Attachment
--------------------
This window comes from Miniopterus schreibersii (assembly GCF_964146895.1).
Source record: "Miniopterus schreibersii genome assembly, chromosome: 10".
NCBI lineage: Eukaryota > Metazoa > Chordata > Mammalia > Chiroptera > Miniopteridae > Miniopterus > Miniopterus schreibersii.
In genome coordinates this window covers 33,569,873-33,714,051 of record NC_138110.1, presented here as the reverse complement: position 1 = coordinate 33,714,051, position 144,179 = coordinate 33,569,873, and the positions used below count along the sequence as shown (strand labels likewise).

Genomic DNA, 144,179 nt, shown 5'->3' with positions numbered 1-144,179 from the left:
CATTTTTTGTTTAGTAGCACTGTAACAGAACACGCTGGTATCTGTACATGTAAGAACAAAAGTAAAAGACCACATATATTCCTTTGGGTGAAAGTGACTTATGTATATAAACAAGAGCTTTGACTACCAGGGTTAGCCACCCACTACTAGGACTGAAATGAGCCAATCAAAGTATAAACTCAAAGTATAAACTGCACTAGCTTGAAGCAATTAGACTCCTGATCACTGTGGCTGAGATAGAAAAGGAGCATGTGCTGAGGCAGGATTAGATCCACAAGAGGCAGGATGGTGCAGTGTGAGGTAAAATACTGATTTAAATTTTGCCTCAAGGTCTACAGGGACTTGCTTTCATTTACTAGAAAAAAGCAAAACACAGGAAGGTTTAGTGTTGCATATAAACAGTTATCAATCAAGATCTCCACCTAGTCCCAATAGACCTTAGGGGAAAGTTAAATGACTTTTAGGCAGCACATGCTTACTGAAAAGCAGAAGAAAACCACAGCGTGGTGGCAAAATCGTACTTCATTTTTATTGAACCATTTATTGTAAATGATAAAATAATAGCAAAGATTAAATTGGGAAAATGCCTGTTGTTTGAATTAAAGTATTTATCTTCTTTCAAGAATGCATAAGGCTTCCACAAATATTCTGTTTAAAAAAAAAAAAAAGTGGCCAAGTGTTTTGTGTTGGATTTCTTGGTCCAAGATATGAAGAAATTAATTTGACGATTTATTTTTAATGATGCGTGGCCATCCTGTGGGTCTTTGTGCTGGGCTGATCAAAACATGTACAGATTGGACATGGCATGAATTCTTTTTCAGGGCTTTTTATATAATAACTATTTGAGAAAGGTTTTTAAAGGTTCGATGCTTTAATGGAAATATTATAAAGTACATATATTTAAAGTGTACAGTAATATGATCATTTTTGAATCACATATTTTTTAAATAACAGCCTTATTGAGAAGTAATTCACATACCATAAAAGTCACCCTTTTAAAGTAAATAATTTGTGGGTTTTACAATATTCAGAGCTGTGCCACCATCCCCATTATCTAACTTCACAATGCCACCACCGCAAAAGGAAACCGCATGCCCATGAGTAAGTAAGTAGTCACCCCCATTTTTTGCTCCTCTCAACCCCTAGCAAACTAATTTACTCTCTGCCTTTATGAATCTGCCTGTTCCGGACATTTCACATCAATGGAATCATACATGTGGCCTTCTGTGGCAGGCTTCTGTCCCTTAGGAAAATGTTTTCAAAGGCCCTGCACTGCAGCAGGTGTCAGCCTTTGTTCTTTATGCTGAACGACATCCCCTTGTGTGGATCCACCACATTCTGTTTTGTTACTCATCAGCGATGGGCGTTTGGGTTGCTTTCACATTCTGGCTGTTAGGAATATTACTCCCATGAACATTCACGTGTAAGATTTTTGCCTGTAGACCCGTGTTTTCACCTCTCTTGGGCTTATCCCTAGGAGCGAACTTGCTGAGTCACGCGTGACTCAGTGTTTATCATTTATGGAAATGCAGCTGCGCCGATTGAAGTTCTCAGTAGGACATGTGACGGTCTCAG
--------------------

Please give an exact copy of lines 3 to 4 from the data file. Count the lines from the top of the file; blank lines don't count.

NCBI lineage: Eukaryota > Metazoa > Chordata > Mammalia > Chiroptera > Miniopteridae > Miniopterus > Miniopterus schreibersii.
In genome coordinates this window covers 33,569,873-33,714,051 of record NC_138110.1, presented here as the reverse complement: position 1 = coordinate 33,714,051, position 144,179 = coordinate 33,569,873, and the positions used below count along the sequence as shown (strand labels likewise).